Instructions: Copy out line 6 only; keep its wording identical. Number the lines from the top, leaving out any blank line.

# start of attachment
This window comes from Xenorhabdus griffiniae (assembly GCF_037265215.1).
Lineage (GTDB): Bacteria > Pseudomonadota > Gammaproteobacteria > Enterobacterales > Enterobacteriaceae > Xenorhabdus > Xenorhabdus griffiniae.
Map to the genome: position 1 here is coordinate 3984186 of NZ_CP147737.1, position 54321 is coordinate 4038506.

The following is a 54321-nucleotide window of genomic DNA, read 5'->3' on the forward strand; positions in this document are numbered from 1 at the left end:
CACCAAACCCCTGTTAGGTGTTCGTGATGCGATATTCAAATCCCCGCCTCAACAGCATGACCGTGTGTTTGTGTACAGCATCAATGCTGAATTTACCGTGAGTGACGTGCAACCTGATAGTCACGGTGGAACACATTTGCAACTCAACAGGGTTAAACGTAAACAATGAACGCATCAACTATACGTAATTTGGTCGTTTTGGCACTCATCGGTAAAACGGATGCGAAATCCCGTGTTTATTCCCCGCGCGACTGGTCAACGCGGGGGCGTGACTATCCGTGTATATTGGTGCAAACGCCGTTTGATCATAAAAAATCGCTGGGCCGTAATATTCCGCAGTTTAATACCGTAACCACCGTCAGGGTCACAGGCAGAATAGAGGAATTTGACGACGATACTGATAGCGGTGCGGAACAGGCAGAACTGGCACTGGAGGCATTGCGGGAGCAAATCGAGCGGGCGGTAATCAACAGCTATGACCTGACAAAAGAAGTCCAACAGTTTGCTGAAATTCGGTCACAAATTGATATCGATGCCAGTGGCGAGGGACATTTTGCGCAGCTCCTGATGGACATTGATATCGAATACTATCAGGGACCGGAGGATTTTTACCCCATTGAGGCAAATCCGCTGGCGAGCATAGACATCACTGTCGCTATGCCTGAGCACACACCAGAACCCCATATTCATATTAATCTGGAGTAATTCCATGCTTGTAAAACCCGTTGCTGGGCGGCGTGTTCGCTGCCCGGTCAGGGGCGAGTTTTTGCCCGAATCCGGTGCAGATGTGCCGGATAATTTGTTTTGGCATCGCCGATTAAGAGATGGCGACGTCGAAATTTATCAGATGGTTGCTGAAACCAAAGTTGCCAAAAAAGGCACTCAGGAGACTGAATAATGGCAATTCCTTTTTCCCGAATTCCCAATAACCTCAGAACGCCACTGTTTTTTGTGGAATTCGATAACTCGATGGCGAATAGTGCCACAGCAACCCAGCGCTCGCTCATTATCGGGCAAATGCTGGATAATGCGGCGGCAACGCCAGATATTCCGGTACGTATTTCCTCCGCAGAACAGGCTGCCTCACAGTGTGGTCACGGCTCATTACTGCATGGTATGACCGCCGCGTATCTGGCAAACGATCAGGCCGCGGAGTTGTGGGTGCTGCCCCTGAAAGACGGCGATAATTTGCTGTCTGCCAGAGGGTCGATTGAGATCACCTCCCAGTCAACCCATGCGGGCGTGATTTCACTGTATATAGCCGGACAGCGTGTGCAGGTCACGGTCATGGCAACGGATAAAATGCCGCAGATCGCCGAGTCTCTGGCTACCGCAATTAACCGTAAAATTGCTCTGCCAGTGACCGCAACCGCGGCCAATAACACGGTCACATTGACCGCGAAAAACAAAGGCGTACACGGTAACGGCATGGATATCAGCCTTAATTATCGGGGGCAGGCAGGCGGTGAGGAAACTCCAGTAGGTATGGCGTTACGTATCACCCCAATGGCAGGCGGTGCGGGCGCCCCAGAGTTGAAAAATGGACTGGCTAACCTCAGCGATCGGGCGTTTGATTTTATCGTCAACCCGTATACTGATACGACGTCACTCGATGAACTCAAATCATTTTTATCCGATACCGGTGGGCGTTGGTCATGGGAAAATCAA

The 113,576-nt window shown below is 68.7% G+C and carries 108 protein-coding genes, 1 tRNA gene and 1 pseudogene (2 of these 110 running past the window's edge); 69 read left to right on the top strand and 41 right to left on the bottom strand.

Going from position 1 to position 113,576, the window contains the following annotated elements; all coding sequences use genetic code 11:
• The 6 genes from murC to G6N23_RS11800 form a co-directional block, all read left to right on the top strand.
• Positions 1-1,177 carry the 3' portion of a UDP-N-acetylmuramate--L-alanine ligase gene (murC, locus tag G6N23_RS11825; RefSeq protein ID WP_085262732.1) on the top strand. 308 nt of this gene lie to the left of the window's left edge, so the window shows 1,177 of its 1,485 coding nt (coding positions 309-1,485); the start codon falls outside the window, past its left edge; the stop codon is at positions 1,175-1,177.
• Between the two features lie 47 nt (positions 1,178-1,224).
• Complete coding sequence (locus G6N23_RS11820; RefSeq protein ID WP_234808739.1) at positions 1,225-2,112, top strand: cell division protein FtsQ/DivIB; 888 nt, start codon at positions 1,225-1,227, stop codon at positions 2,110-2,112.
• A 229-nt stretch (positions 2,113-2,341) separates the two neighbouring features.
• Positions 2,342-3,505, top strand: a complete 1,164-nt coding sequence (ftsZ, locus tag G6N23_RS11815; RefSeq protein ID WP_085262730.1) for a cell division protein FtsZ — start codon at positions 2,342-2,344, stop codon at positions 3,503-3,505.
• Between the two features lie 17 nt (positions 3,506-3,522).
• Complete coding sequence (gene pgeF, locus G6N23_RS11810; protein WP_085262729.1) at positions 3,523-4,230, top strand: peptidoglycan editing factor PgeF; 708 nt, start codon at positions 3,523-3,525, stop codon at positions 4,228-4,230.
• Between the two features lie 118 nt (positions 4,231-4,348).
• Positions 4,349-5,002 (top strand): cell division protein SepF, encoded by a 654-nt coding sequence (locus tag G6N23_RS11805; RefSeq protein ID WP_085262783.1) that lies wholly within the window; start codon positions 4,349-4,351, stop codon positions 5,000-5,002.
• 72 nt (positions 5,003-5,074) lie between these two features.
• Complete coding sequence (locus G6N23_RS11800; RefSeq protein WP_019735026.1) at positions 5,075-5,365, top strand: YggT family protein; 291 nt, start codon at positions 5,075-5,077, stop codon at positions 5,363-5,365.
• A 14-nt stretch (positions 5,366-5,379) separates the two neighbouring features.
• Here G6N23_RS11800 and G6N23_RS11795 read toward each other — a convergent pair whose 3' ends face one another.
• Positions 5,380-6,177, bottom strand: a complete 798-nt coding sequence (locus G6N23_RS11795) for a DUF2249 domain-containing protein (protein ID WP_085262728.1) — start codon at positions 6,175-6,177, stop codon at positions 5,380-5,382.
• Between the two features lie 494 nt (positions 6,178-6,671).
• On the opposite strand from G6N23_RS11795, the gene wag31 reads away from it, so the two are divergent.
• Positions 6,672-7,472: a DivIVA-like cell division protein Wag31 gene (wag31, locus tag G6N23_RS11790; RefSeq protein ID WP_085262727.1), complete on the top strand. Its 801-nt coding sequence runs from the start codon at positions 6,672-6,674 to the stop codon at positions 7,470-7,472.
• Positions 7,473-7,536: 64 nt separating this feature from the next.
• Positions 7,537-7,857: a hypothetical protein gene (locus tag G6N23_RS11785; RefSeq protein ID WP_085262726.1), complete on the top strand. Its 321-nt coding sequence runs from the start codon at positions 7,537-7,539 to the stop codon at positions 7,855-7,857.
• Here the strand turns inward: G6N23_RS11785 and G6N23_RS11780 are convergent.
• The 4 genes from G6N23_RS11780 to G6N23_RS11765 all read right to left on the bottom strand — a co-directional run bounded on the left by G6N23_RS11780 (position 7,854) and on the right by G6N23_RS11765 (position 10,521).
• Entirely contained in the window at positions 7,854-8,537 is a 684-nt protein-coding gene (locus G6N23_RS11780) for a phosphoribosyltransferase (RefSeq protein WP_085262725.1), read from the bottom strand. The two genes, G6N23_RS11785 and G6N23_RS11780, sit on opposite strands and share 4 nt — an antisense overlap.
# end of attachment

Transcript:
The 113,576-nt window shown below is 68.7% G+C and carries 108 protein-coding genes, 1 tRNA gene and 1 pseudogene (2 of these 110 running past the window's edge); 69 read left to right on the top strand and 41 right to left on the bottom strand.